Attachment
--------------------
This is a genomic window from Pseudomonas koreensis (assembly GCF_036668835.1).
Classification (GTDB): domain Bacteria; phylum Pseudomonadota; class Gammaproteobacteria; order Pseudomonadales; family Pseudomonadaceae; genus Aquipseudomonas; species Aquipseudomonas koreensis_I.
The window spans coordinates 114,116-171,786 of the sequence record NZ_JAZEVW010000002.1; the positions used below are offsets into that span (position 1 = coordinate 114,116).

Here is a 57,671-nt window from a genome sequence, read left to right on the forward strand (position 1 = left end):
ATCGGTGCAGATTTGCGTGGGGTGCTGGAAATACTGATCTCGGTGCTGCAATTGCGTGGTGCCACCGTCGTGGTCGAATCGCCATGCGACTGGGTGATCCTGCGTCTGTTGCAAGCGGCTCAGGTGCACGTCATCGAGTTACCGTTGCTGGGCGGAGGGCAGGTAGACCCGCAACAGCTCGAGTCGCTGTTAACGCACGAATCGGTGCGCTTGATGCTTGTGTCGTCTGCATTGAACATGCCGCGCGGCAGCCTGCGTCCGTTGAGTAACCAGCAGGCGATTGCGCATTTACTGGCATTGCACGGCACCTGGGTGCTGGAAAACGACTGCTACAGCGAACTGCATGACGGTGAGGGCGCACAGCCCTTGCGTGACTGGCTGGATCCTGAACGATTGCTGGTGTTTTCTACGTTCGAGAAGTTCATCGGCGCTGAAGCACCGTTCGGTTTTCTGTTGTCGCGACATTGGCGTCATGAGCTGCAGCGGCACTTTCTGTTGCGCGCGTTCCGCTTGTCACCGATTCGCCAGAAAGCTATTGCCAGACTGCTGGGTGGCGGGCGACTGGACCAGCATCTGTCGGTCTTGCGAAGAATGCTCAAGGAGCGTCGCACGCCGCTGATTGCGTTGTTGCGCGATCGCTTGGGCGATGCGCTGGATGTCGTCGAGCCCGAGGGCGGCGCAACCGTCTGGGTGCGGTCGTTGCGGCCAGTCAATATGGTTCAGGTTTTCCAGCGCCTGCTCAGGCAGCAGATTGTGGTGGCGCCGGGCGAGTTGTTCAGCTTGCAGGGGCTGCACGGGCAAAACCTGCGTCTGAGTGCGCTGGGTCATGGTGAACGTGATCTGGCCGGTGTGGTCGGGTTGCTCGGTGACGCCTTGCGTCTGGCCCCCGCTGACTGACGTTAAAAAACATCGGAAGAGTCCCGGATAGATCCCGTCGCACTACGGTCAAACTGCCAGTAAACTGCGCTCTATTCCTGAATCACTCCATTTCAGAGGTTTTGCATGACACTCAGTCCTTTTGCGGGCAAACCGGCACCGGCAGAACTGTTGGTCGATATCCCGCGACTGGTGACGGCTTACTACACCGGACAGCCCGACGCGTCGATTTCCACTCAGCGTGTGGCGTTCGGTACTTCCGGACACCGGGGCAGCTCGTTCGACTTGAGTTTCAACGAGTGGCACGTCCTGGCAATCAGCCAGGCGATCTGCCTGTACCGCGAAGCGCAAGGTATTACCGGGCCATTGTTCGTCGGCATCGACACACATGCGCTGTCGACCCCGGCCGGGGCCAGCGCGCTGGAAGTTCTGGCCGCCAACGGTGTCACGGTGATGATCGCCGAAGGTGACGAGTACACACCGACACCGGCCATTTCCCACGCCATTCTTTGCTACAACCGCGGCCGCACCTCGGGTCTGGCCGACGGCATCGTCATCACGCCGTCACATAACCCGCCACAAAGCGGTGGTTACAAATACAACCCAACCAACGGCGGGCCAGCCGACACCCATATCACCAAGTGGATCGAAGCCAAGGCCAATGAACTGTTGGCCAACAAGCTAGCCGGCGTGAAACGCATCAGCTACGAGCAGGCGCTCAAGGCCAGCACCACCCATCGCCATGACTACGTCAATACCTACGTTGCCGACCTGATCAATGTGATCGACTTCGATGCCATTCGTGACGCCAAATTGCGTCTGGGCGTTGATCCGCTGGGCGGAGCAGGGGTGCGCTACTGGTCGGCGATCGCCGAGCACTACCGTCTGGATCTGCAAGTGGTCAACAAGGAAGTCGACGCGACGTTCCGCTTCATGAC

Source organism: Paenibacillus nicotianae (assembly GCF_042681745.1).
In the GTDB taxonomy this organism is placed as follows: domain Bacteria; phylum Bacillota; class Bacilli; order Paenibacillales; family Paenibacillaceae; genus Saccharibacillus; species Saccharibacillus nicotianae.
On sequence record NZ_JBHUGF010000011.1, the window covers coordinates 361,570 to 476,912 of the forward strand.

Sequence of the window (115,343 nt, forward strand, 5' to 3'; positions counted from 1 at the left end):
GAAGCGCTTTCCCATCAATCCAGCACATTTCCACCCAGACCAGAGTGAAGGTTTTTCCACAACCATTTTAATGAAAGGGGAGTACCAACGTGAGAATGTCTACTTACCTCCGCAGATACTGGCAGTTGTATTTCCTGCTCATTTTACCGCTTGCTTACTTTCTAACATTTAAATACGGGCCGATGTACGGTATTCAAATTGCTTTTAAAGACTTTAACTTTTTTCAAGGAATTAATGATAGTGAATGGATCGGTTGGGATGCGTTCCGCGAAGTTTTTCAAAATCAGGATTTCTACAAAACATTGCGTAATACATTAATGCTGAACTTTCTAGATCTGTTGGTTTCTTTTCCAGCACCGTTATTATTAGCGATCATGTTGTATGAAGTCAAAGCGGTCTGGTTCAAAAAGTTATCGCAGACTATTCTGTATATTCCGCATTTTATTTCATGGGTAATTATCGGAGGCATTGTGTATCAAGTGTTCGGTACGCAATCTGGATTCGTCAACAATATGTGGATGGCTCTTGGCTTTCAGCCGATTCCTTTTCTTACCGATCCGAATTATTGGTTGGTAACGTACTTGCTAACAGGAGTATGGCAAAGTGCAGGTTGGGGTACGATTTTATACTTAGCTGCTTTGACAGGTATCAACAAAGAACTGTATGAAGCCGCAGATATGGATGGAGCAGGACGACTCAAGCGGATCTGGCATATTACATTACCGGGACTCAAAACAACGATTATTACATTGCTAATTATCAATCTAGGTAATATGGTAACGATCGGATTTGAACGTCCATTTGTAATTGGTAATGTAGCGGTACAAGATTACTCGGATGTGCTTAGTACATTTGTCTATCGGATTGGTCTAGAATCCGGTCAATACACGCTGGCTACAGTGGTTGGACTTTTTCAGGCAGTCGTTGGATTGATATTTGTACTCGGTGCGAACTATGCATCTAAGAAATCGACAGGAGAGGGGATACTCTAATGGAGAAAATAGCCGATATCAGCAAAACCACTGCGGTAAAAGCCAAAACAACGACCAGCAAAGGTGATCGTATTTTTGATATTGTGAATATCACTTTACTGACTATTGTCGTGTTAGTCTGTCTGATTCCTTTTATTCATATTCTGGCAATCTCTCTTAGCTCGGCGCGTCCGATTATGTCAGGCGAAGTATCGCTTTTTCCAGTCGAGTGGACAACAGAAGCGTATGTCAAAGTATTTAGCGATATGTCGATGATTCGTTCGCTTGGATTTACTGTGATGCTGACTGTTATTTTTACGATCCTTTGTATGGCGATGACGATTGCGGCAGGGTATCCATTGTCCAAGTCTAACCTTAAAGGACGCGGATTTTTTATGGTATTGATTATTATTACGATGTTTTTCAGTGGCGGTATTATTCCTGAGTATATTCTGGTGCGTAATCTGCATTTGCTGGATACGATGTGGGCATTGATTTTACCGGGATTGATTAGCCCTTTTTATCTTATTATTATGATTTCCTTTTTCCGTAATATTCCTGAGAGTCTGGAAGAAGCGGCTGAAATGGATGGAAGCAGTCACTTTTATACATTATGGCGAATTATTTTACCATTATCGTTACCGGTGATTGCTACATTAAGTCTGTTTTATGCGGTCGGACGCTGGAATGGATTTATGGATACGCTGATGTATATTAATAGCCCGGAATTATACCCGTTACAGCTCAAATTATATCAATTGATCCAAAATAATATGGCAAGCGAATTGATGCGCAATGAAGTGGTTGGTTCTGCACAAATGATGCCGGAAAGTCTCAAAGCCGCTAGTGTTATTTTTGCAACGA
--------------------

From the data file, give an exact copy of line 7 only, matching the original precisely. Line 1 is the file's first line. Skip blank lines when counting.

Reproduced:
In the GTDB taxonomy this organism is placed as follows: domain Bacteria; phylum Bacillota; class Bacilli; order Paenibacillales; family Paenibacillaceae; genus Saccharibacillus; species Saccharibacillus nicotianae.